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Homeschooling- 5 curriculums in 6 months

Our homeschooling journey has been less than perfect. In this post you’ll find out how we keep tweaking and tweaking to find what works.

There are all kinds of messages we get as parents about why we suck at being a parent. Most of us think that traditional school is the only place our kids will learn and make friends. I mean, what if they don’t play sports or even worse, don’t go to prom?!

We continuously hear- Your kids are on their screens too much, yet let’s use an iPad at school all day. Your kids don’t get enough exercise but let’s load them up with hours of homework, so there isn’t time to play outside. Your kids don’t know how to think for themselves but let’s schedule play dates and all kinds of Pinteresty crafts for them since it’s not safe to ride bikes around the neighborhood and make new friends.

Shit. If I’m already doing all the wrong things, how will I ever successfully homeschool?

When I started looking into homeschool curriculums, I thought I needed to copy what was going on in the “traditional” classroom. I was naive enough to think I would order a curriculum, put it in front of my kids, and all would be well with the world. After all, this cookie-cutter approach is how my kids were learning in public school, right? I learned very quickly that this is a horrible approach to learning, and I realized I was going to need a new plan ASAP.

We’ve been through FIVE different curriculums

We started homeschooling in January and have been through five different homeschool curriculums in six months. I have ZERO experience with teaching, let alone homeschooling, so I figured I was just going to have to try a bunch of stuff until I found what worked.

Then COVID-19 happened, and our world, like everyone else’s, was turned upside down. It was stressful, and we were moving around and trying to figure out where we could park and live, etc. School stopped, and I panicked. What if my kids got behind. What if I was ruining their lives because they weren’t doing math and learning grammar. Every day I shamed myself because I wasn’t doing enough as their teacher.

Lean on those with more experience

Then I talked to some other experienced homeschool moms on the road. They told me to chill the *@ck out and give myself about a year or more to get into a homeschooling groove. A year? That sounded crazy, but they knew what they were doing, so I went with it.

Slow it down

I learned to slow it down and not pack it all in. I had been focusing on all subjects and then some, but decided to ditched science and history for only math and reading/writing. Once I stopped worrying about missing links and the kids getting behind, school became easy(ier.)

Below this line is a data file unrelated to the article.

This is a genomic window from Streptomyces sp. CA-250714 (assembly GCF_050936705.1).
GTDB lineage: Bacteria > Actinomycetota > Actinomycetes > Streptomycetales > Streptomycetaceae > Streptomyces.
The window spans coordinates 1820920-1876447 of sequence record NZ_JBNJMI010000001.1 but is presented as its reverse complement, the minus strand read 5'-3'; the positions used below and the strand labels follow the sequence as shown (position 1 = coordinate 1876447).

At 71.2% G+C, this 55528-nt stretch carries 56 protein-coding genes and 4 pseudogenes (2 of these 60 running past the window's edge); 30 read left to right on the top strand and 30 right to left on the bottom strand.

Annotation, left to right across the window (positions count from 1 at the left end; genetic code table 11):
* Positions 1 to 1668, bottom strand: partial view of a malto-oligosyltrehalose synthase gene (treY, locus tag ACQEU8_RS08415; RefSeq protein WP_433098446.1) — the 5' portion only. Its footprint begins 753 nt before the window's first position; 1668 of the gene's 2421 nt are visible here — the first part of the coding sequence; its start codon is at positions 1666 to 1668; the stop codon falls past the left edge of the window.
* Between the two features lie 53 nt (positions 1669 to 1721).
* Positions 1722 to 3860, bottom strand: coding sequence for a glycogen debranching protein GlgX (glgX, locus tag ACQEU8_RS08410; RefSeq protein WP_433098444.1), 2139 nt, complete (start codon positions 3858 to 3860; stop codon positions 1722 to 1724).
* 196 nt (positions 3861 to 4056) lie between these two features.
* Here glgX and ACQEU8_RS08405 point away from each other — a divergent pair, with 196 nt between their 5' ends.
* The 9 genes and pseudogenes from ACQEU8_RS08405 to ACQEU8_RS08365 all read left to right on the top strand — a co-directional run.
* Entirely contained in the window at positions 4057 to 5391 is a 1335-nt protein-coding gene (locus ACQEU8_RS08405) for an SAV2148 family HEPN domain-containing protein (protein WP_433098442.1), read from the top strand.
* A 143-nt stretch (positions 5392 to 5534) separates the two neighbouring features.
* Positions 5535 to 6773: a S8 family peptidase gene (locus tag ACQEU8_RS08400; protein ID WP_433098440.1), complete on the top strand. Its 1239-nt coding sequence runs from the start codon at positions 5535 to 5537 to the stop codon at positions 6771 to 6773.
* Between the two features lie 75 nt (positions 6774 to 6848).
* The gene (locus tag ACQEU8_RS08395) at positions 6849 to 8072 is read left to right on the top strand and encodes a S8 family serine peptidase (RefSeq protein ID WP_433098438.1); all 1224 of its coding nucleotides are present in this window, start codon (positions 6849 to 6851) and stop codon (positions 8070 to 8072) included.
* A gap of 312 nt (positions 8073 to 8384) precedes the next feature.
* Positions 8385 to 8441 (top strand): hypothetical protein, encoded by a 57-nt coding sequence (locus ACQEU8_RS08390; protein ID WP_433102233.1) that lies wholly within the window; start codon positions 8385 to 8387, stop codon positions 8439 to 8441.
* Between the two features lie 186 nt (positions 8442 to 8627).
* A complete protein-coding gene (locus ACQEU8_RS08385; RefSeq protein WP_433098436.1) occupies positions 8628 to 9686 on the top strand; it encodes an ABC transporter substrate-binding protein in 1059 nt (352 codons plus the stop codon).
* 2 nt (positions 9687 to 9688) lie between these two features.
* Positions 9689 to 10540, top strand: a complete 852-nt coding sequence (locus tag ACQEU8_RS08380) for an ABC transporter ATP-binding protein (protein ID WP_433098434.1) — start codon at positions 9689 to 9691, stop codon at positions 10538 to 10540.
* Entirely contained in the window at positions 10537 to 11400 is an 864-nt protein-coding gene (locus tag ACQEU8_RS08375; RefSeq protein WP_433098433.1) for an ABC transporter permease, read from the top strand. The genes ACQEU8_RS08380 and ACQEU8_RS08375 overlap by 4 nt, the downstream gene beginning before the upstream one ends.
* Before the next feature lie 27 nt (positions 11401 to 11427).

Now I focus on what the kids want to learn- Ellie loves to cook, and Kyle loves animals. Ellie makes dinner with me almost every night, and she’s learned how to use a knife, calculate measurements, and read and write recipes. Kyle uses the SEEK app on hikes, tells us all about the animals living wherever we go, and watches YouTube videos and shows about animals. All this has brought fun into their schooling.

Our curriculums

For more traditional learning, I had to try several different things. Once I was able to pay attention to both of their learning styles, everything clicked. I found the Brain Quest books work exceptionally well for Ellie. She is easily overwhelmed, and a workbook where she can focus on one page at a time has been much more straightforward. She thrives with one on one instruction which is why her large classroom in public school caused so much anxiety. I find I need to sit with her while she does her work, and she knocks it out very quickly. On the flip side, if I’m trying to work or dos something else, she starts to get distracted, and school becomes challenging.

Kyle is much easier to homeschool because he’s much more my style- pick up the lesson, figure it out, and complete it. However, it was WHERE he studied that challenged me. He prefers to lay in his bunk and study, which seemed crazy; you have to sit at a table and pay attention. But I let go of that assumption real quick. He also prefers online school over the workbook like Ellie. This proves challenging when we don’t have wifi, but we are working through that.

Final thoughts

Homeschooling or roadschooling or whatever you want to call it is a different journey for every family. Ours is still evolving, and I always get stressed out over it from time to time, but I do feel I’m finding my footing as a homeschooling mom. We are starting to find our groove, and I feel like we are learning, which is what matters most.

Let me know if you have any homeschooling tips for me below!

Curriculums we’ve used so far:

  1. The Good and the Beautiful- classical language arts
  2. Teaching Textbooks- online math
  3. Time 4 Learning- full online curriculum
  4. Mia Academy- full online curriculum
  5. Brain Quest – elementary workbooks

Ellie is currently working with Brain Quest and Kyle is using Mia Academy.

We have been supplementing all year with workbooks for science and history and read a lot of books. I use a website called Teachers Pay Teachers for government, life skills, and some poetry units.

Our Homeschool Journey